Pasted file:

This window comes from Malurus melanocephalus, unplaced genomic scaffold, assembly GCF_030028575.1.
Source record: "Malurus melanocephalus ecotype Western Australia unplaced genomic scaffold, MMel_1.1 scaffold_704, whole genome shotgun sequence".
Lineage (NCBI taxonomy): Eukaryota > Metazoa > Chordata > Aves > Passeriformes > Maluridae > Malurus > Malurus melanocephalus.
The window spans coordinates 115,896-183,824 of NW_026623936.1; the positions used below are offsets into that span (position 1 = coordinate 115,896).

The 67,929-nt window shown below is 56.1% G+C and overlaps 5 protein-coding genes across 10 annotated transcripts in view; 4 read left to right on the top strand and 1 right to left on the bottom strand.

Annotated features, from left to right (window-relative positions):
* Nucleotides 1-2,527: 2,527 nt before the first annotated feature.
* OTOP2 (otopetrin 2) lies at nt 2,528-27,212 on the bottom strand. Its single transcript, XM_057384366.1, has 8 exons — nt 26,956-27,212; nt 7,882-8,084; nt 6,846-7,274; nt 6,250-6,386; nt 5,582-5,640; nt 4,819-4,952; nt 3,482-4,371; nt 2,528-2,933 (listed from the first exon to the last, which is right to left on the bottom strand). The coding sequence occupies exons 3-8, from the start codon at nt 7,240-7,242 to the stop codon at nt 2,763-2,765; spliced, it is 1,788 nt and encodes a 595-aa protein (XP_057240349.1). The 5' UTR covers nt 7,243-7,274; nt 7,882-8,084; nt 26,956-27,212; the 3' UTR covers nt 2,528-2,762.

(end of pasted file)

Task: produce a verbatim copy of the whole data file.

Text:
This window comes from Malurus melanocephalus, unplaced genomic scaffold, assembly GCF_030028575.1.
Source record: "Malurus melanocephalus ecotype Western Australia unplaced genomic scaffold, MMel_1.1 scaffold_704, whole genome shotgun sequence".
Lineage (NCBI taxonomy): Eukaryota > Metazoa > Chordata > Aves > Passeriformes > Maluridae > Malurus > Malurus melanocephalus.
The window spans coordinates 115,896-183,824 of NW_026623936.1; the positions used below are offsets into that span (position 1 = coordinate 115,896).

The 67,929-nt window shown below is 56.1% G+C and overlaps 5 protein-coding genes across 10 annotated transcripts in view; 4 read left to right on the top strand and 1 right to left on the bottom strand.

Annotated features, from left to right (window-relative positions):
* Nucleotides 1-2,527: 2,527 nt before the first annotated feature.
* OTOP2 (otopetrin 2) lies at nt 2,528-27,212 on the bottom strand. Its single transcript, XM_057384366.1, has 8 exons — nt 26,956-27,212; nt 7,882-8,084; nt 6,846-7,274; nt 6,250-6,386; nt 5,582-5,640; nt 4,819-4,952; nt 3,482-4,371; nt 2,528-2,933 (listed from the first exon to the last, which is right to left on the bottom strand). The coding sequence occupies exons 3-8, from the start codon at nt 7,240-7,242 to the stop codon at nt 2,763-2,765; spliced, it is 1,788 nt and encodes a 595-aa protein (XP_057240349.1). The 5' UTR covers nt 7,243-7,274; nt 7,882-8,084; nt 26,956-27,212; the 3' UTR covers nt 2,528-2,762.